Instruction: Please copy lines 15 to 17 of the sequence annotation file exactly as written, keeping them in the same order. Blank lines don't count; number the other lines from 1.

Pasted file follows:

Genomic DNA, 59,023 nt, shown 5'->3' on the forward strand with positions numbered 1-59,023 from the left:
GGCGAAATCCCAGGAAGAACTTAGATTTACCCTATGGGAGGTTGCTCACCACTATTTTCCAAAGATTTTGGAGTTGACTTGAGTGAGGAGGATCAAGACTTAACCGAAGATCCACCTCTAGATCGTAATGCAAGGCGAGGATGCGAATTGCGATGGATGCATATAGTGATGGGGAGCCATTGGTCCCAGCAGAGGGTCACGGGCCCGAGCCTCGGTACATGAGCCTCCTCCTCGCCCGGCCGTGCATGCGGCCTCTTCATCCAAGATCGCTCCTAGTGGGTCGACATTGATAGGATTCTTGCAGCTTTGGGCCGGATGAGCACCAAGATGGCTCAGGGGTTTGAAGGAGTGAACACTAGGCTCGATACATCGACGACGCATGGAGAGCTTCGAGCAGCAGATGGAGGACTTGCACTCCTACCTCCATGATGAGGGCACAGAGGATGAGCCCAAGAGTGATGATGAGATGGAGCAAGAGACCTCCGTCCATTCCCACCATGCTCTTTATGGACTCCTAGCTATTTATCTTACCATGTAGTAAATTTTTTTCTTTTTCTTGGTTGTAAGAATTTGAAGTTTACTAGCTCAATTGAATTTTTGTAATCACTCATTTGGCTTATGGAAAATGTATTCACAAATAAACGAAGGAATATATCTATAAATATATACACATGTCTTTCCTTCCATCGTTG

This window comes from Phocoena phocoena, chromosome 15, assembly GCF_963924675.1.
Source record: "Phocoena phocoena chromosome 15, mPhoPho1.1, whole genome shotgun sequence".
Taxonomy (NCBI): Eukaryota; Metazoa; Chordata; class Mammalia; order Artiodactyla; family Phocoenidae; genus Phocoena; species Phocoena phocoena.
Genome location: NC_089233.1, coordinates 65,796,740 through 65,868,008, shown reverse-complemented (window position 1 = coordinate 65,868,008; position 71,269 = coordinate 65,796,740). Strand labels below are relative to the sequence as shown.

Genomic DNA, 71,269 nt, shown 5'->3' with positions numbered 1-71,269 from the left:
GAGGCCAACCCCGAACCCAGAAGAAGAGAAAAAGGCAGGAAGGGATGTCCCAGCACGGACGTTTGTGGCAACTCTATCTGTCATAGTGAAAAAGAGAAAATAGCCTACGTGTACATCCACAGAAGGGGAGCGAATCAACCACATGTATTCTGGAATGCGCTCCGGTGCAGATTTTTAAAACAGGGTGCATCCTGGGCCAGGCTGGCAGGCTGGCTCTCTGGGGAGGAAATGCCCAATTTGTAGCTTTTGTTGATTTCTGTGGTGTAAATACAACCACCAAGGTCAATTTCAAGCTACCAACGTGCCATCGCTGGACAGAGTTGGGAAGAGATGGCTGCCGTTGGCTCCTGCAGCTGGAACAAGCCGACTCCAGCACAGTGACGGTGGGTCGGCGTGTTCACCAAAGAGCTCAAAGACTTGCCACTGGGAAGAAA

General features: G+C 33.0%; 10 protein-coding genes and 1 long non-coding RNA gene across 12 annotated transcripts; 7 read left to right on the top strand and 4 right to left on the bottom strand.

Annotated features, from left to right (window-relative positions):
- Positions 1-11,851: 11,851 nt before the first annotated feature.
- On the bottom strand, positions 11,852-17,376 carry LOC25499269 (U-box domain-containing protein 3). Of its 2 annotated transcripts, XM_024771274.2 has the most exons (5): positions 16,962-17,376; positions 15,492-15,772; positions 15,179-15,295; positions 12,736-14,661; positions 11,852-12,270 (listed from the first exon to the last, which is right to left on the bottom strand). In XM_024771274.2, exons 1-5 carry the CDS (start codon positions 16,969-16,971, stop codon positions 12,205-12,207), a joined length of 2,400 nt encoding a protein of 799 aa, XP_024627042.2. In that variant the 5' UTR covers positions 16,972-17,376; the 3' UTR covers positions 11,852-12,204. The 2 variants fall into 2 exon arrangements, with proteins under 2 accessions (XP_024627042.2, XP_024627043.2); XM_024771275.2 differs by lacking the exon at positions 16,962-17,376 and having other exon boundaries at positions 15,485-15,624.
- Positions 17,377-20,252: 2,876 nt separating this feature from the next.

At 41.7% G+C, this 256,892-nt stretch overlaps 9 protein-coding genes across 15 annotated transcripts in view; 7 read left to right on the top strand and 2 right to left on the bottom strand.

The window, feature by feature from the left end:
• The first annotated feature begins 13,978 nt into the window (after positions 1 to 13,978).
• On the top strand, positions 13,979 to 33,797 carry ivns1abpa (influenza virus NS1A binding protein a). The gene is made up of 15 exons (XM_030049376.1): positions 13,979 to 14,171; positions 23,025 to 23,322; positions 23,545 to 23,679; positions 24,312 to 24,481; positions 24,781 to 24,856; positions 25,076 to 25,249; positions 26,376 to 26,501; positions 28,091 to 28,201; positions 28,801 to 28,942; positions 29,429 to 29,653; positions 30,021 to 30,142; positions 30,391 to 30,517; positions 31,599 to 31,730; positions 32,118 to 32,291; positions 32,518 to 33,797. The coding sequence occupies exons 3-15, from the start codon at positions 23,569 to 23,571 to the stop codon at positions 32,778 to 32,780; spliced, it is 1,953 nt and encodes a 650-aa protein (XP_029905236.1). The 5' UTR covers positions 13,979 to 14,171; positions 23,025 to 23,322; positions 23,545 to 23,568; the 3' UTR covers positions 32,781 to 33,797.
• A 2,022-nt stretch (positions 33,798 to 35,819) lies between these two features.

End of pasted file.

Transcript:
The window, feature by feature from the left end:
• The first annotated feature begins 13,978 nt into the window (after positions 1 to 13,978).
• On the top strand, positions 13,979 to 33,797 carry ivns1abpa (influenza virus NS1A binding protein a). The gene is made up of 15 exons (XM_030049376.1): positions 13,979 to 14,171; positions 23,025 to 23,322; positions 23,545 to 23,679; positions 24,312 to 24,481; positions 24,781 to 24,856; positions 25,076 to 25,249; positions 26,376 to 26,501; positions 28,091 to 28,201; positions 28,801 to 28,942; positions 29,429 to 29,653; positions 30,021 to 30,142; positions 30,391 to 30,517; positions 31,599 to 31,730; positions 32,118 to 32,291; positions 32,518 to 33,797. The coding sequence occupies exons 3-15, from the start codon at positions 23,569 to 23,571 to the stop codon at positions 32,778 to 32,780; spliced, it is 1,953 nt and encodes a 650-aa protein (XP_029905236.1). The 5' UTR covers positions 13,979 to 14,171; positions 23,025 to 23,322; positions 23,545 to 23,568; the 3' UTR covers positions 32,781 to 33,797.